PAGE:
Just Energy Group (NYSE:JE) is a diversified utility, founded in Canada in 1997, serving over 1.8 million customers in the U.S., Canada, and U.K. Shares are listed on both the Toronto Stock Exchange and New York Stock Exchange. Just Energy provides both residents and businesses with natural gas and electricity. Through its subsidiary National Home Services they also rent and sell high efficiency and tankless water heaters, air conditioners and furnaces to Canadian customers. Through its subsidiary Hudson Energy Solar they provide solar project development platforms operating in New Jersey, Pennsylvania and Massachusetts.
Just Energy Group is not your average utility, however. It operates in deregulated markets in direct competition to the utility companies which probably come to mind of the average investor. In deregulated markets, customers have a choice of which utilities they buy their gas and electricity from, and Just Energy is one of these companies. They compete against other local utilities on price to sign customers to any of three types of long-term contracts - fixed-price, price-protected or variable-price.
For the most part, Just Energy doesn't generate its own natural gas or electricity. Instead, Just Energy buys electricity and gas in bulk from the local producers in the area in which it operates. It then offers these services to customers in the area. Upon switching to Just Energy, customers will most likely still be getting the same services they had with their previous utilities. The difference is that by going through Just Energy they can sign fixed-price contracts to help offset the price volatility of utilities. As we all know, when demand rises and/or supply decreases in the utility world, the price we pay for those utilities increases. Customers who have a fixed-price contract with Just Energy are saved from those increases. The following image helps to explain this concept:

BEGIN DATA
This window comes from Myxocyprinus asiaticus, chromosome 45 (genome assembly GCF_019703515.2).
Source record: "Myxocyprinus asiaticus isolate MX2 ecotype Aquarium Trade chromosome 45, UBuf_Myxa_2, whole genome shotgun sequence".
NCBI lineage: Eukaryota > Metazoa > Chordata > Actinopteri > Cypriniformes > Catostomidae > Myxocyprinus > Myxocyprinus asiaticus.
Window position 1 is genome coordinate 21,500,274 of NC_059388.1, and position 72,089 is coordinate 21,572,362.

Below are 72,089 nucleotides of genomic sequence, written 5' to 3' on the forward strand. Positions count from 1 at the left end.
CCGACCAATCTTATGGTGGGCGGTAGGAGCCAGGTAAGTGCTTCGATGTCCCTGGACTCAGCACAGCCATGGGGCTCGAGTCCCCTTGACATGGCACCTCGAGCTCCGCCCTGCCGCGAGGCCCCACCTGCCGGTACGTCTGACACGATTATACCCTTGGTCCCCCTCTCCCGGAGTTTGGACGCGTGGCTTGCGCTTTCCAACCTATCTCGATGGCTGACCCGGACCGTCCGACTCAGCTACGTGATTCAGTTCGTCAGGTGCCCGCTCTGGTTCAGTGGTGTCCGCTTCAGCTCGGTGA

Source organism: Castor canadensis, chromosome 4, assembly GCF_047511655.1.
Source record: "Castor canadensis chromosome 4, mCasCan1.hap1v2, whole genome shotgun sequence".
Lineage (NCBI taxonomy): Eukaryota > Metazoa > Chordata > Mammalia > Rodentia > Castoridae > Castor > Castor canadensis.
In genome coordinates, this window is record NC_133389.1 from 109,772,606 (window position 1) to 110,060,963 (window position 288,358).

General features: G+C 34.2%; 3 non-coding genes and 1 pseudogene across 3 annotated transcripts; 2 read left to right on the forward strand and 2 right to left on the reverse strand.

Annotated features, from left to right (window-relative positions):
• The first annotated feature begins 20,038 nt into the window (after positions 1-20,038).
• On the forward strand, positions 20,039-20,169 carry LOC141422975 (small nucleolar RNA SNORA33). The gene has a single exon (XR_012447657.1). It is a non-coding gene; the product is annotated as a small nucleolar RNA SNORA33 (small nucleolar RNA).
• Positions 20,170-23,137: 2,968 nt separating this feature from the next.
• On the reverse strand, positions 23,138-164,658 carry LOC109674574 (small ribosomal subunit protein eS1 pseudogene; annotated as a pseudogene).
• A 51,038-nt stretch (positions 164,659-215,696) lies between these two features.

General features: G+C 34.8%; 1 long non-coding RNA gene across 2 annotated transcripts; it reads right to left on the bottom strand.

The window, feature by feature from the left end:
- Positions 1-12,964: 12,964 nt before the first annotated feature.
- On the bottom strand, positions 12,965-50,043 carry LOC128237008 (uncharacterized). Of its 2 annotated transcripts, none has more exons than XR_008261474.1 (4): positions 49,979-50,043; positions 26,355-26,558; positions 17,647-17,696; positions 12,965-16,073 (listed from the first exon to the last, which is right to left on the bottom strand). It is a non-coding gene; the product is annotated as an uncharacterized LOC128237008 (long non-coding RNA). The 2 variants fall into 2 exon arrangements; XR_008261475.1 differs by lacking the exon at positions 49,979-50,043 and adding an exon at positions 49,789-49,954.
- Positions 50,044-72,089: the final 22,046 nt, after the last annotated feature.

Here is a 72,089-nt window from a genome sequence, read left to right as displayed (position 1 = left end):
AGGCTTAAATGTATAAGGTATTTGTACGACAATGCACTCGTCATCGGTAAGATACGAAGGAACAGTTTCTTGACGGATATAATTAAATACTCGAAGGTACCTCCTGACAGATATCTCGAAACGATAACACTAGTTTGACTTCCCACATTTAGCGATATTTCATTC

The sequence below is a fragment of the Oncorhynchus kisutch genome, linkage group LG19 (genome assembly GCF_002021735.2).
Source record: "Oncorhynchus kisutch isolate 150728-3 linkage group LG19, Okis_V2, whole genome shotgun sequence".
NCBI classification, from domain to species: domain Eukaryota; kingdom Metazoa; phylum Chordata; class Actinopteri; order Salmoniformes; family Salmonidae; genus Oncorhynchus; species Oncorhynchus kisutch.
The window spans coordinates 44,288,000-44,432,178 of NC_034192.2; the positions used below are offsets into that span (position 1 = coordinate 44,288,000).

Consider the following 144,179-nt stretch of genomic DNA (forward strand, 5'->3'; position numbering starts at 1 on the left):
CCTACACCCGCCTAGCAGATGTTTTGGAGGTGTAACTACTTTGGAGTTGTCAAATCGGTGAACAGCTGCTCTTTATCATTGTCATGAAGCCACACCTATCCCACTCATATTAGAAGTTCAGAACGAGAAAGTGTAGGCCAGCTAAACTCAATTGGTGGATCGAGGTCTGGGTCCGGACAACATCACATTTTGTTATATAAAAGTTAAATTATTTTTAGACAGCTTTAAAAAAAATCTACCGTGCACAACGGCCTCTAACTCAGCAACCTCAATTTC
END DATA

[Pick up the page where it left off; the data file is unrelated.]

Just Energy also offers customers the unique ability to go 100% "green" with their utility use. They do this via the JustGreen or JustClean programs. Basically, Just Energy purchases either renewable energy credits or carbon offsets on behalf of the customer based on their usage to ensure that up to 100% of their power comes from renewable sources, or the carbon emissions from the gas used in their homes is offset. Customers who are environmentally conscious can choose the level (up to 100%) of which they wish to "go green" and the price paid for the service will adjust accordingly.
Financials and Performance
Since I first started watching JE in June of 2012, it was priced at $11/share, and shares of JE haven't really done that well for investors. Despite collecting $1.70 in dividends since that time, a yield of over 10%, adding in the decline in share price to its current level of $7.70 nets a return of -15%. That's not good considering the bullish environment the overall stock market has been in since that time. I attribute the poor performance during that time to a number of things: